A Non-existent Disease
In his book Schizophrenia - The Sacred Symbol of Psychiatry, psychiatry professor Thomas S. Szasz, M.D., says "There is, in short, no such thing as schizophrenia" (Syracuse University Press, 1988, p. 191). In the Epilogue of their book Schizophrenia - Medical Diagnosis or Moral Verdict?, Theodore R. Sarbin, Ph.D., a psychology professor at the University of California at Santa Cruz who spent three years working in mental hospitals, and James C. Mancuso, Ph.D., a psychology professor at the State University of New York at Albany, say: "We have come to the end of our journey. Among other things, we have tried to establish that the schizophrenia model of unwanted conduct lacks credibility. The analysis directs us ineluctably to the conclusion that schizophrenia is a myth" (Pergamon Press, 1980, p. 221).
In his book Against Therapy, published in 1988, Jeffrey Masson, Ph.D., a psychoanalyst, says "There is a heightened awareness of the dangers inherent in labeling somebody with a disease category like schizophrenia, and many people are beginning to realize that there is no such entity" (Atheneum, p. 2). Rather than being a bona-fide disease, so-called schizophrenia is a nonspecific category which includes almost everything a human being can do, think, or feel that is greatly disliked by other people or by the so-called schizophrenics themselves.
There are few so-called mental illnesses that have not at one time or another been called schizophrenia. Because schizophrenia is a term that covers just about everything a person can think or do which people greatly dislike, it is hard to define objectively. Typically, definitions of schizophrenia are vague or inconsistent with each other. For example, when I asked a physician who was the Assistant Superintendent of a state mental hospital to define the term schizophrenia for me, he with all seriousness replied "split personality - that's the most popular definition." In contrast, a pamphlet published by the National Alliance for the Mentally Ill titled "What Is Schizophrenia?" says "Schizophrenia is not a split personality". In her book Schiz-o-phre-nia: Straight Talk for Family and Friends, published in 1985, Maryellen Walsh says "Schizophrenia is one of the most misunderstood diseases on the planet. Most people think that it means having a split personality. Most people are wrong. Schizophrenia is not a splitting of the personality into multiple parts" (Warner Books, p. 41). The American Psychiatric Association's (APA's) Diagnostic and Statistical Manual of Mental Disorders (Second Edition), also known as DSM-II, published in 1968, defined schizophrenia as "characteristic disturbances of thinking, mood, or behavior" (p. 33). A difficulty with such a definition is it is so broad just about anything people dislike or consider abnormal, i.e., any so-called mental illness, can fit within it.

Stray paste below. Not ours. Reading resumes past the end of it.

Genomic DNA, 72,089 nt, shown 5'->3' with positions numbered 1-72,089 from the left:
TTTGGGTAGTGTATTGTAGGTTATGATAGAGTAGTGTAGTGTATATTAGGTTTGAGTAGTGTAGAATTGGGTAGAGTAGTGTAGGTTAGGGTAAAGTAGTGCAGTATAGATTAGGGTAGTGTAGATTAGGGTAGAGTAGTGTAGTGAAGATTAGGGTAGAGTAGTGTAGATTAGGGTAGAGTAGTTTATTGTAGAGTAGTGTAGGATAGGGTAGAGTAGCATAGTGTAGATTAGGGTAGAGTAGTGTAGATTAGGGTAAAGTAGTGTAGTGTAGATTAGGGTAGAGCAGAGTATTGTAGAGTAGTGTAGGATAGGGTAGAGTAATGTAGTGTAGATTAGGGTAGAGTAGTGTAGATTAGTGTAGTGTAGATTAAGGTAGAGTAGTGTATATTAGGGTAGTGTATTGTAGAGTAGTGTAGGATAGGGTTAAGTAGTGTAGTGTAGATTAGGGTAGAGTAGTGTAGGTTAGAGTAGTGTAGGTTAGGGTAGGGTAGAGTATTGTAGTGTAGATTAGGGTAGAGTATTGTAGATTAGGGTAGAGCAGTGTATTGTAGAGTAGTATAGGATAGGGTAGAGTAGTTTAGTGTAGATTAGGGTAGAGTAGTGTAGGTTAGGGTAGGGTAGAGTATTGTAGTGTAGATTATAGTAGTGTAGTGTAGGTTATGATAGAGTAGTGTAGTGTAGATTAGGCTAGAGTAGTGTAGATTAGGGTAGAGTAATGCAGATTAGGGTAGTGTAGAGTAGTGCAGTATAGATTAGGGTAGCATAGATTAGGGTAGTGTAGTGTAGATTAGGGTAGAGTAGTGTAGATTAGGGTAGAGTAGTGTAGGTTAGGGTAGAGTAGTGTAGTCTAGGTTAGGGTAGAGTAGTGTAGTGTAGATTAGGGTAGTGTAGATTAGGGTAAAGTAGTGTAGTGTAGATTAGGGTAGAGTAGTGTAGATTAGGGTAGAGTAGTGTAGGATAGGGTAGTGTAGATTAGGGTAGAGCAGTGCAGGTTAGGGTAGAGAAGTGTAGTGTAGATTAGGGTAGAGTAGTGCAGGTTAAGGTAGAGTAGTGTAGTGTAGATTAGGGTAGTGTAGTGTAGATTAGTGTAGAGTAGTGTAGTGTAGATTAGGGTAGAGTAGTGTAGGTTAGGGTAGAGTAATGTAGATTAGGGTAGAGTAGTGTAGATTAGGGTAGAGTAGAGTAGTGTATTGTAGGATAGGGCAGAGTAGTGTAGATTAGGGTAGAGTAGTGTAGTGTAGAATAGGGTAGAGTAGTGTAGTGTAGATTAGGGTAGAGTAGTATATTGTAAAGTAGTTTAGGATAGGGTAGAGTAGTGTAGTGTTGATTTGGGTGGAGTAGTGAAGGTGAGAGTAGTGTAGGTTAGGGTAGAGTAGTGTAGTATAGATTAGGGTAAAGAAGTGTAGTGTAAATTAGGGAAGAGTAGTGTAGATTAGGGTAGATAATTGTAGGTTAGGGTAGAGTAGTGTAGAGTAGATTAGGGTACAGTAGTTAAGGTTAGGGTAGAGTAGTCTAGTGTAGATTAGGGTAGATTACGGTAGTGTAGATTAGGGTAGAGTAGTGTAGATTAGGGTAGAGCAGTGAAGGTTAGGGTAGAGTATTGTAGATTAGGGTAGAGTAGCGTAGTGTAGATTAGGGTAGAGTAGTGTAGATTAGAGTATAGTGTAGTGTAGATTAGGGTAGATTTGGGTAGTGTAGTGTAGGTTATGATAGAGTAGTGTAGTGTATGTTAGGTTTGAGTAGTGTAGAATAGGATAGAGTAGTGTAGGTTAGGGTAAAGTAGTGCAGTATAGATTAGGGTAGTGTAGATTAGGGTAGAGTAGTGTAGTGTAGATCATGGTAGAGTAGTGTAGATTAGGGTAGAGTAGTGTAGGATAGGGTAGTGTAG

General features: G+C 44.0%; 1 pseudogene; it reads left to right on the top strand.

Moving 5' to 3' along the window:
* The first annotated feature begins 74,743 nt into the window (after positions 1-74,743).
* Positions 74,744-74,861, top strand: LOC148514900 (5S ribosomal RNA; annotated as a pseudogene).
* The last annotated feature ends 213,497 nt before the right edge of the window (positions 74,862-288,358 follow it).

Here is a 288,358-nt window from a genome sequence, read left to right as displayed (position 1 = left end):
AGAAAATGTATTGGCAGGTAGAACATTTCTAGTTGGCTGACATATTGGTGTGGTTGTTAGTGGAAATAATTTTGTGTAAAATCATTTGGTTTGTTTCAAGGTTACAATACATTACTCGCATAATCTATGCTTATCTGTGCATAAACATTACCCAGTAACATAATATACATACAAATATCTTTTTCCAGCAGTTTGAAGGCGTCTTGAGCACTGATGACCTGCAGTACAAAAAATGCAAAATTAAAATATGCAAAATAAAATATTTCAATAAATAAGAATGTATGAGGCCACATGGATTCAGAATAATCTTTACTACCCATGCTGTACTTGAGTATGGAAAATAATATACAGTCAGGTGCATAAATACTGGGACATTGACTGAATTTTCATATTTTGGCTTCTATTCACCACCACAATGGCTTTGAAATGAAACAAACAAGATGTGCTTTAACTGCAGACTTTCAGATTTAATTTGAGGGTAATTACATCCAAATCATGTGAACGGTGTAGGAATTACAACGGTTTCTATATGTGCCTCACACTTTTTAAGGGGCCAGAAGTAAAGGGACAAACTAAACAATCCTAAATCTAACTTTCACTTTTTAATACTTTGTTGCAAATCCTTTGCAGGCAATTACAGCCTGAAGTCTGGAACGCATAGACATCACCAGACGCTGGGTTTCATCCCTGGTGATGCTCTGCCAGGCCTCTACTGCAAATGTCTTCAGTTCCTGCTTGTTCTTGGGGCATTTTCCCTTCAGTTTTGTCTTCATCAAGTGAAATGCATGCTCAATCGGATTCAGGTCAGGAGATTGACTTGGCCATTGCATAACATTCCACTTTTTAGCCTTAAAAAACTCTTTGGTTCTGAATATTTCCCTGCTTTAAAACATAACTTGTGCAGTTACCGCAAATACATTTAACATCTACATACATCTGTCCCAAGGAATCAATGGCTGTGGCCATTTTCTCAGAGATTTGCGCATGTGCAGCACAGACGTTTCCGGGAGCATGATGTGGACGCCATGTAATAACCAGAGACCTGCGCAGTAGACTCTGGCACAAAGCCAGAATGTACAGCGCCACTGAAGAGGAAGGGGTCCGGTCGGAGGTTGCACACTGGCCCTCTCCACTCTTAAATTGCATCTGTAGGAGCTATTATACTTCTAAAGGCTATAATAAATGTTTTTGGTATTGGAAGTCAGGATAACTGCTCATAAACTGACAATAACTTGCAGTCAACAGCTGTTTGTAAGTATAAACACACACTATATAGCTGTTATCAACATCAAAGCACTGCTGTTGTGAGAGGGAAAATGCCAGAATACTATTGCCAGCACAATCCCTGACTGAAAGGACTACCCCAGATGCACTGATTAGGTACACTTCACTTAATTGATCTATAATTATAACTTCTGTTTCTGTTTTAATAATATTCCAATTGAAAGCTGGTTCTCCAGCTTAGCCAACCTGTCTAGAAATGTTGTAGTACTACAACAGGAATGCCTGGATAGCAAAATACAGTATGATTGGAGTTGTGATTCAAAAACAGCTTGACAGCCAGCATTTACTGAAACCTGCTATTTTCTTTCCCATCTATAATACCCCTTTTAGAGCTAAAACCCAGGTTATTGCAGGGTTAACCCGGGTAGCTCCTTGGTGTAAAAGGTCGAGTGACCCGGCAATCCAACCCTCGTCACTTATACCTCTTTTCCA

In the Foreword to DSM-II, Ernest M. Gruenberg, M.D., D.P.H., Chairman of the American Psychiatric Association's Committee on Nomenclature, said: "Consider, for example, the mental disorder labeled in the Manual as 'schizophrenia,' ... Even if it had tried, the Committee could not establish agreement about what this disorder is" (p. ix). The third edition of the APA's Diagnostic and Statistical Manual of Mental Disorders, published in 1980, commonly called DSM-III, was also quite candid about the vagueness of the term. It said: "The limits of the concept of Schizophrenia are unclear" (p. 181). The revision published in 1987, DSM-III-R, contains a similar statement: "It should be noted that no single feature is invariably present or seen only in Schizophrenia" (p. 188). DSM-III-R also says this about a related diagnosis, Schizoaffective Disorder: "The term Schizoaffective Disorder has been used in many different ways since it was first introduced as a subtype of Schizophrenia, and represents one of the most confusing and controversial concepts in psychiatric nosology" (p. 208).